REVIEW: ANVIL – “Anvil Is Anvil”
Anvil’s iconic history is forged in a solid mix between rock ‘n’ roll and heavy metal, with a few great albums and a couple of bad ones, like many of the exponents from the early 1980’s. Steve “Lips” Kudlow and Rob Reiner have been at it since 1978 and have always stayed true to their roots, earning a considerable amount of respect in the metal community, so when a new Anvil album comes out it always raises some sort of expectation, especially so after the legendary 2009 biographic documentary ‘Anvil: The Story of Anvil’. Only three years after a lacklust effort in ‘Hope in Hell’, Lips and company strike back with ‘Anvil is Anvil’, their 16th full length coming out on February 26th.
The album rests once again in the rock ‘n’ roll/heavy metal formula, with a few glimpses of power metal in some passages. Opener “Daggers and Rum” strikes as a somewhat weird song with a broken-up tempo, but manages to satisfy with its cool intro and likewise cool chorus that features a stereotypical pirate chant. Up next is the best song of the album in my opinion, “Up, Down, Sideway”. This is the summary of Anvil’s career: a fun, fast-tempo tune with catchy melodies, that is at the same time unpretentious and full of attitude. “Gun Control”, “Fire on the Highway” and “Zombie Apocalypse” are mid-tempo songs that don’t actually provide anything special and are bound to be quickly forgotten. Other tunes will perfectly hold the album in high note, though, as the interesting “Die for a Lie”, the fast “It’s Your Move” and “Run Like Hell” and another weird output in “Ambush”. “Forgive Don’t Forget” and bonus “Never Going to Stop” once again illustrate that Anvil is all about the rock ‘n’ roll atmosphere with catchy choruses and tons of attitude, ending the album on a good manner.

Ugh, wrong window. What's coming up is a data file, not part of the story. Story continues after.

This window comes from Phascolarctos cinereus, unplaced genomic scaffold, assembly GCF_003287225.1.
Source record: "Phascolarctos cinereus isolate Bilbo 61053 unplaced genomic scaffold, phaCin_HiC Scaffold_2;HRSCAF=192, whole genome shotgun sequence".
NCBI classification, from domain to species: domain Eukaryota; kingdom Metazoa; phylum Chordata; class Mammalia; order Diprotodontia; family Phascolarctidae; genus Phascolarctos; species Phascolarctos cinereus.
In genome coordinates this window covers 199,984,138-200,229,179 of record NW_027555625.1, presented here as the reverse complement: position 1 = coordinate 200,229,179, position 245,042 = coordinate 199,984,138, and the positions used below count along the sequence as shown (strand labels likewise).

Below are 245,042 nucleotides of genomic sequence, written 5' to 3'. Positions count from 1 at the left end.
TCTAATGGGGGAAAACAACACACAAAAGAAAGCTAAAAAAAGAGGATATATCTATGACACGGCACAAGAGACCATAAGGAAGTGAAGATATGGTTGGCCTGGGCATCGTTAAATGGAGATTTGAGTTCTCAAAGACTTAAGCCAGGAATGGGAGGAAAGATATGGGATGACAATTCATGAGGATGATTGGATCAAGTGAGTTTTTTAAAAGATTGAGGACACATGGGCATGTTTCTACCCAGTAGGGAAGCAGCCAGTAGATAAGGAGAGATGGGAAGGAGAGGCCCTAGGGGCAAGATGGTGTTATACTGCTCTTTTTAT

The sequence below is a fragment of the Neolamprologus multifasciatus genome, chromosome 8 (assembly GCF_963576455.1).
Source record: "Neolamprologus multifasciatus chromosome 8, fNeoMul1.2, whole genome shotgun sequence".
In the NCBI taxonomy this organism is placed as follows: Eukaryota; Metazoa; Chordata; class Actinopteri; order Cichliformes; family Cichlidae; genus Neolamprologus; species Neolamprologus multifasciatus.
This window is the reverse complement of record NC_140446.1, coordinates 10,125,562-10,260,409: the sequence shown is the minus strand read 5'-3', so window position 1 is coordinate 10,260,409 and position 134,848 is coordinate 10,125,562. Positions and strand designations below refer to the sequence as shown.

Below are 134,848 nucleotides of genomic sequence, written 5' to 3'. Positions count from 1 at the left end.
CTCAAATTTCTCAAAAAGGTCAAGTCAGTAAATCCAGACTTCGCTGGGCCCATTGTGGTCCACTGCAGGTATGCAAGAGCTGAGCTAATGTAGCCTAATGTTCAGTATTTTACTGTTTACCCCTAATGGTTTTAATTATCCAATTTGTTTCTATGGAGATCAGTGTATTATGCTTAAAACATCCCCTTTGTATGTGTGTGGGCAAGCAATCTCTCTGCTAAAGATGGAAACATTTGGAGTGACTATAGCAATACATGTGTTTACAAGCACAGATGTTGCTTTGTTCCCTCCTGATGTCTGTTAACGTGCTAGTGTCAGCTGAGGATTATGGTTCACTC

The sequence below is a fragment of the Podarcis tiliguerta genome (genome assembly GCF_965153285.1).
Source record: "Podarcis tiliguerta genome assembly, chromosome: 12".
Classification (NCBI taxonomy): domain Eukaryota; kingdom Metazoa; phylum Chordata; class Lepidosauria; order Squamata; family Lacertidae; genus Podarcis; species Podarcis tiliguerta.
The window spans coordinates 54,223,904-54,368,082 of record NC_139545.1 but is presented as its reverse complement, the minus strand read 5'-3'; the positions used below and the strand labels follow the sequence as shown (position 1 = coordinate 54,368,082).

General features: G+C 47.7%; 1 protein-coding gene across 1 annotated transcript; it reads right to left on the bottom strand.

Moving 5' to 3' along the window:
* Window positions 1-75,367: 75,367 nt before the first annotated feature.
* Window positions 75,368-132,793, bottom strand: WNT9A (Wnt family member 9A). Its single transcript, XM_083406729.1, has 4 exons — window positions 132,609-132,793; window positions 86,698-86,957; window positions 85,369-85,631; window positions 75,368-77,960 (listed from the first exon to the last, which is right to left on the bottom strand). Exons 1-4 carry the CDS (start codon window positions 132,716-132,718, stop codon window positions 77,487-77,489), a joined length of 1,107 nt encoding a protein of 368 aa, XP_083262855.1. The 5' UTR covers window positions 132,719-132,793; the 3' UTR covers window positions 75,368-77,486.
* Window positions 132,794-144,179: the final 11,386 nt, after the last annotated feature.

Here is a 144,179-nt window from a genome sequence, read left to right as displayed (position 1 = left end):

‘Anvil is Anvil’ is an ode to themselves and yet another unpretentious yet passionate effort on playing heavy metal music. Lips and Robb often make a point that they have no desire whatsoever of making new and elaborate music, instead relying on their roots and personal taste to craft their art, which can be viewed as a respectful attitude seeing as they don’t bow to the trends, or as just an excuse for lack of inspiration. Either the case, Anvil has managed to explore their own discography and bring up elements from their entire career in ‘Anvil is Anvil’, displaying a solid material with a few flaws and a couple of standout points, but one which I would only recommend for true fans of the band or the really casual listener who is only looking to have some fun and blow-off some steam. Even if you think that the sound never quite evolved over the years – and even if that is actually true – the bread and butter of Anvil is exactly that: staying true until the end.